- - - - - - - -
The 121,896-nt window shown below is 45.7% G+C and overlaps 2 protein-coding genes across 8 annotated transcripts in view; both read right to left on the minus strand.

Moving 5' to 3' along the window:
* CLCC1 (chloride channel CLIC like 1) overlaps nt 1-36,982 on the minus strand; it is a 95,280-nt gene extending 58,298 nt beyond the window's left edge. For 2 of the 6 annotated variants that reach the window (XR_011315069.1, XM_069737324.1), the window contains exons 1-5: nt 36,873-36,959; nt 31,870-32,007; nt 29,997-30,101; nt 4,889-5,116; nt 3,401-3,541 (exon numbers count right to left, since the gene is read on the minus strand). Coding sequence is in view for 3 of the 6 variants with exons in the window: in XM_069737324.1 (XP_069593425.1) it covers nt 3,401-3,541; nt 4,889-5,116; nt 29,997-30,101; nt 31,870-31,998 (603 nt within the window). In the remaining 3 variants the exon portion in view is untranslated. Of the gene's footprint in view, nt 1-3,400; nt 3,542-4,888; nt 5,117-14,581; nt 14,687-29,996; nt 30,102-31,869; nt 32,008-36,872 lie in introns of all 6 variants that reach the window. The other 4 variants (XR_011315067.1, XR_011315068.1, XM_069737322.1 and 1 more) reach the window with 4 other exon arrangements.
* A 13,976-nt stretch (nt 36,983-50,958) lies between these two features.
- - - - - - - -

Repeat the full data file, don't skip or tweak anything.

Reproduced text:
The 121,896-nt window shown below is 45.7% G+C and overlaps 2 protein-coding genes across 8 annotated transcripts in view; both read right to left on the minus strand.

Moving 5' to 3' along the window:
* CLCC1 (chloride channel CLIC like 1) overlaps nt 1-36,982 on the minus strand; it is a 95,280-nt gene extending 58,298 nt beyond the window's left edge. For 2 of the 6 annotated variants that reach the window (XR_011315069.1, XM_069737324.1), the window contains exons 1-5: nt 36,873-36,959; nt 31,870-32,007; nt 29,997-30,101; nt 4,889-5,116; nt 3,401-3,541 (exon numbers count right to left, since the gene is read on the minus strand). Coding sequence is in view for 3 of the 6 variants with exons in the window: in XM_069737324.1 (XP_069593425.1) it covers nt 3,401-3,541; nt 4,889-5,116; nt 29,997-30,101; nt 31,870-31,998 (603 nt within the window). In the remaining 3 variants the exon portion in view is untranslated. Of the gene's footprint in view, nt 1-3,400; nt 3,542-4,888; nt 5,117-14,581; nt 14,687-29,996; nt 30,102-31,869; nt 32,008-36,872 lie in introns of all 6 variants that reach the window. The other 4 variants (XR_011315067.1, XR_011315068.1, XM_069737322.1 and 1 more) reach the window with 4 other exon arrangements.
* A 13,976-nt stretch (nt 36,983-50,958) lies between these two features.